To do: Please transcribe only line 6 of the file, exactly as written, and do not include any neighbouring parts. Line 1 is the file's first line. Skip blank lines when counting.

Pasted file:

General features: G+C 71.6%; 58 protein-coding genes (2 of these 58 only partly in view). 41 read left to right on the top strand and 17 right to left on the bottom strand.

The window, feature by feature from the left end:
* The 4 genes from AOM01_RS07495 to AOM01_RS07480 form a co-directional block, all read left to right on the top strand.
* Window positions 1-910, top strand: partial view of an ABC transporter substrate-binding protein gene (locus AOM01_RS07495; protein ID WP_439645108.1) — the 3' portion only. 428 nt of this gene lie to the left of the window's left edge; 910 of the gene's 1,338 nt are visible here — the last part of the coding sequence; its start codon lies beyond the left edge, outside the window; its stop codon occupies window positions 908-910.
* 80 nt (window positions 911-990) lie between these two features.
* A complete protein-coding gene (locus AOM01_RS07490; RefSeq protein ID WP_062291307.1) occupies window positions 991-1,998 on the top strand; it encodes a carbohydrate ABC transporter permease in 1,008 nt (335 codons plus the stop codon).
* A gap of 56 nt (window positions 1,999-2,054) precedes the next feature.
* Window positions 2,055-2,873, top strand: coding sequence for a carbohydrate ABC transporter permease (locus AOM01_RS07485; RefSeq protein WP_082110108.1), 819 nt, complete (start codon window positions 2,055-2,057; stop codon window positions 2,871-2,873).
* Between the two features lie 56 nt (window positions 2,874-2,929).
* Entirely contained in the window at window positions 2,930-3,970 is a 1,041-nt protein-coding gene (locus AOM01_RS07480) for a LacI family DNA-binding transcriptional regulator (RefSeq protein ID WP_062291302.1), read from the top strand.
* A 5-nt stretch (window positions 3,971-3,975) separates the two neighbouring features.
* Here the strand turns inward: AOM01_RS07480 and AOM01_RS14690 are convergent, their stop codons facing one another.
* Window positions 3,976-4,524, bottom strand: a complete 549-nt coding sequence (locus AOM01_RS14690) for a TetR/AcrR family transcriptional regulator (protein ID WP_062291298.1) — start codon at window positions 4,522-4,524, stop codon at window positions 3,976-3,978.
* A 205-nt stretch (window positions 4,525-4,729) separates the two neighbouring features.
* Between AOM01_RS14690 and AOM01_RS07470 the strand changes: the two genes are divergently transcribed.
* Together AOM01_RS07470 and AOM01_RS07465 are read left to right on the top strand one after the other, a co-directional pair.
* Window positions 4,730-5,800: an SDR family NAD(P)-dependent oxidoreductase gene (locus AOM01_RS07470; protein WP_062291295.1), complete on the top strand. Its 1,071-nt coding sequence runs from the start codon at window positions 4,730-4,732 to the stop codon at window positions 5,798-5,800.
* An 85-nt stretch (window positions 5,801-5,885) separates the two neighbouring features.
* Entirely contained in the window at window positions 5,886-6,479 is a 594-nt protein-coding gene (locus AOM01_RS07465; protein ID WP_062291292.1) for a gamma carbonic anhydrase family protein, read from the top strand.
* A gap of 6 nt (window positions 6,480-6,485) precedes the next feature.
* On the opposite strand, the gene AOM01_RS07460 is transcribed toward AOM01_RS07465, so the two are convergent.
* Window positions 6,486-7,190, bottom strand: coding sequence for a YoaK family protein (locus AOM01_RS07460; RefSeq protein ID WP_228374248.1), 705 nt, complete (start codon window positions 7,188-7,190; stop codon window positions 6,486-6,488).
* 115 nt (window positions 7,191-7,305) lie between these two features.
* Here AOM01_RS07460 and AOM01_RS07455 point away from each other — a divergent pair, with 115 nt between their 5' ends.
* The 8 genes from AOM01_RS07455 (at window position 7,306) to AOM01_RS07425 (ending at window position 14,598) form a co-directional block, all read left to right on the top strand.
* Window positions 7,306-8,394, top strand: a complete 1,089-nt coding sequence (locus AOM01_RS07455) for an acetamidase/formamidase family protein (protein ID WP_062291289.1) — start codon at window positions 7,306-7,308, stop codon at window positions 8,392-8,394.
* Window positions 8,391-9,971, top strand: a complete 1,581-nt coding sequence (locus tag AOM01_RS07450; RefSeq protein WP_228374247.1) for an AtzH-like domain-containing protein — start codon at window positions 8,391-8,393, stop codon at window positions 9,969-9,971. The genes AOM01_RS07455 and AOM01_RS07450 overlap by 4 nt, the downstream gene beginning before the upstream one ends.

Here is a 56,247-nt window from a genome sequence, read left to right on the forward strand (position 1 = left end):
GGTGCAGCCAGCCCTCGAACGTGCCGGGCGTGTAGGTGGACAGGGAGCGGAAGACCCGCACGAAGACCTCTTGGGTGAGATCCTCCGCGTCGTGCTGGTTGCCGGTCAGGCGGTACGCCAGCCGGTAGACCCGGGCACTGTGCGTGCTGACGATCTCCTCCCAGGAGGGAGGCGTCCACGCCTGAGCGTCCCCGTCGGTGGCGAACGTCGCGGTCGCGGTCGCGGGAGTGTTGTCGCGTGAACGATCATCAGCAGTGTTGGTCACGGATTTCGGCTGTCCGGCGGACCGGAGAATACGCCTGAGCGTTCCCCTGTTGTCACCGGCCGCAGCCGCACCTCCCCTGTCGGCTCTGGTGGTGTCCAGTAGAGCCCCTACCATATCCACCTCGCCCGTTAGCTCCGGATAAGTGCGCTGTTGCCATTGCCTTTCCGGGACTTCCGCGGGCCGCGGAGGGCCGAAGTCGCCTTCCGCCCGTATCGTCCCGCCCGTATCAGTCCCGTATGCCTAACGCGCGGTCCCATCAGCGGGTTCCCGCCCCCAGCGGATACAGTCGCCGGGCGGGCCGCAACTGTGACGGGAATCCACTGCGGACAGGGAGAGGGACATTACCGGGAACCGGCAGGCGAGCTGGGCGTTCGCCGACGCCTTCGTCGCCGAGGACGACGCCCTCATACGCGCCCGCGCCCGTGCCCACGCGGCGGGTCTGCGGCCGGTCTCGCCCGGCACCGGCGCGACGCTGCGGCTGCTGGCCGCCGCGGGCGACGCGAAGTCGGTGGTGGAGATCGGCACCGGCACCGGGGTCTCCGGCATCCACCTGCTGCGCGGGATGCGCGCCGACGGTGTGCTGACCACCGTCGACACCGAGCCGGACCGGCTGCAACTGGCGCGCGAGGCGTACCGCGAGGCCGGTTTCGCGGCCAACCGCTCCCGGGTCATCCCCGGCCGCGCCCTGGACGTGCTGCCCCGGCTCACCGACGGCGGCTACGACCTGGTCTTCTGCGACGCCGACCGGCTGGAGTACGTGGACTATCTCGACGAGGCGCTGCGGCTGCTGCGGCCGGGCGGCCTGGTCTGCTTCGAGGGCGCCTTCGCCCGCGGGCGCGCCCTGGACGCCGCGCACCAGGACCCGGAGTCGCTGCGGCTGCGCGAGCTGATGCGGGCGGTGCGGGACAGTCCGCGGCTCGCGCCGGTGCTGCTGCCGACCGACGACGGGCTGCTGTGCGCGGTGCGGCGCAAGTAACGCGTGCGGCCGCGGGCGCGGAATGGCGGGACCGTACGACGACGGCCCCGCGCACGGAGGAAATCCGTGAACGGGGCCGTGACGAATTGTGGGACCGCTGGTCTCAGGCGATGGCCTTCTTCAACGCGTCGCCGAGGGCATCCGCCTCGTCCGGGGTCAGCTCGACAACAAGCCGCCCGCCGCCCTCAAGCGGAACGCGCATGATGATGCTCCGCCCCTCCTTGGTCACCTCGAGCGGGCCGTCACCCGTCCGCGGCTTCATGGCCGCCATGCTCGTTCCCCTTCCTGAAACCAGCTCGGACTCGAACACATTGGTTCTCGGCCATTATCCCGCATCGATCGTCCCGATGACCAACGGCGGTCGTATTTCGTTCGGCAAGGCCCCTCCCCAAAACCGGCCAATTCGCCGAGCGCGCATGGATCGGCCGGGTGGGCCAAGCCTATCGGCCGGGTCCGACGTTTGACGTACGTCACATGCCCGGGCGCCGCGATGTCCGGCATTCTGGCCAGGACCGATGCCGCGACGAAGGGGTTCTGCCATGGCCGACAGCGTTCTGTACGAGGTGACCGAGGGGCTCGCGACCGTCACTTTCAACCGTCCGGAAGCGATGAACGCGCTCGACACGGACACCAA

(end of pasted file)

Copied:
* A complete protein-coding gene (locus AOM01_RS07490; RefSeq protein ID WP_062291307.1) occupies window positions 991-1,998 on the top strand; it encodes a carbohydrate ABC transporter permease in 1,008 nt (335 codons plus the stop codon).